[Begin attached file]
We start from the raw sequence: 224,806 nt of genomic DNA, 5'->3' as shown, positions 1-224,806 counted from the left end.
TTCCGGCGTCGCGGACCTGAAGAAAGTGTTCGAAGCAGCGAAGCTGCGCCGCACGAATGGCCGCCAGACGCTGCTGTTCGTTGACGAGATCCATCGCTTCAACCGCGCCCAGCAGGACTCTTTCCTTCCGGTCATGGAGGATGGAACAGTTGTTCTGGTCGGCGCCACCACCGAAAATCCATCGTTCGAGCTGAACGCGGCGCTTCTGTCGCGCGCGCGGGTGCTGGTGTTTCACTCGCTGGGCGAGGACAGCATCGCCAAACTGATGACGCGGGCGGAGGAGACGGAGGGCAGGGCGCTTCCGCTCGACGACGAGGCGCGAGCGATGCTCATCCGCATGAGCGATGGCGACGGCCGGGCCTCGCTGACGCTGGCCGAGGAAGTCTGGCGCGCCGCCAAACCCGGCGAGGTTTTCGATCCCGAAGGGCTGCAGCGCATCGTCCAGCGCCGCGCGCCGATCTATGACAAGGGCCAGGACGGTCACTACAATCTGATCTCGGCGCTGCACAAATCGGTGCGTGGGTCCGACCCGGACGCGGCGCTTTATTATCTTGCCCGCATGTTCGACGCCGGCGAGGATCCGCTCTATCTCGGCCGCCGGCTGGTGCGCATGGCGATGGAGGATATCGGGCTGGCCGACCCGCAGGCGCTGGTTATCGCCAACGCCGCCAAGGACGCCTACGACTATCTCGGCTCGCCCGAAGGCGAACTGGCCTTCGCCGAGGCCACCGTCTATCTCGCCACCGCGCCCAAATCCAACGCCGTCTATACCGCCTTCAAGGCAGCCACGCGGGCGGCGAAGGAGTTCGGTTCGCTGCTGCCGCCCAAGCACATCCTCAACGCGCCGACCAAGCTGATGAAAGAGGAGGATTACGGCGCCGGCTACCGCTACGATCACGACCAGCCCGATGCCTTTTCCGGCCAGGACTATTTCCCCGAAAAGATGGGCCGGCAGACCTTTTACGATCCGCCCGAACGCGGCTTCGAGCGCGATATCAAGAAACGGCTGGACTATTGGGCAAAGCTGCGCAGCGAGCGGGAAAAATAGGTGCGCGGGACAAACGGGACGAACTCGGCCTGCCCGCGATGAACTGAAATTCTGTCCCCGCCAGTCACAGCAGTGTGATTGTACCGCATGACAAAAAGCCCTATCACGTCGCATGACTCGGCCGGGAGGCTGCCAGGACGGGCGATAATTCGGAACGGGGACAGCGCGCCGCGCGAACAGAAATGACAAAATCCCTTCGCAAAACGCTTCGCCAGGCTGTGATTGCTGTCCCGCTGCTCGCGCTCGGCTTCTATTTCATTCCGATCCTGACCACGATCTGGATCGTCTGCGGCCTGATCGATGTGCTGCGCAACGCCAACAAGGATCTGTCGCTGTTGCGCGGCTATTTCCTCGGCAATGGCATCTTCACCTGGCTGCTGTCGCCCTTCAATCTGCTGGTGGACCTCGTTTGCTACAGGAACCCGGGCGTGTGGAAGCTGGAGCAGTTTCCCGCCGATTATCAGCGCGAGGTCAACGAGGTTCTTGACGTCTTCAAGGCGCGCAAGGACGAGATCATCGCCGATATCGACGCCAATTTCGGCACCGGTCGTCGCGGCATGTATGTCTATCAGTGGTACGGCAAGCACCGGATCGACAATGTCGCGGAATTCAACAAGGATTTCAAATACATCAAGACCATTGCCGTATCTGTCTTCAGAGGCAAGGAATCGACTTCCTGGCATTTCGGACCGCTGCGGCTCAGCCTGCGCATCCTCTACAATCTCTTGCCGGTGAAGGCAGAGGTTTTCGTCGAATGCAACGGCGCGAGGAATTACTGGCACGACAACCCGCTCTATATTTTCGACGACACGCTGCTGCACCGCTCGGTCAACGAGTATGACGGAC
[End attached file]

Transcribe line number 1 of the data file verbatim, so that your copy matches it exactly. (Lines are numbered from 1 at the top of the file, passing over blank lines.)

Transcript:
We start from the raw sequence: 224,806 nt of genomic DNA, 5'->3' as shown, positions 1-224,806 counted from the left end.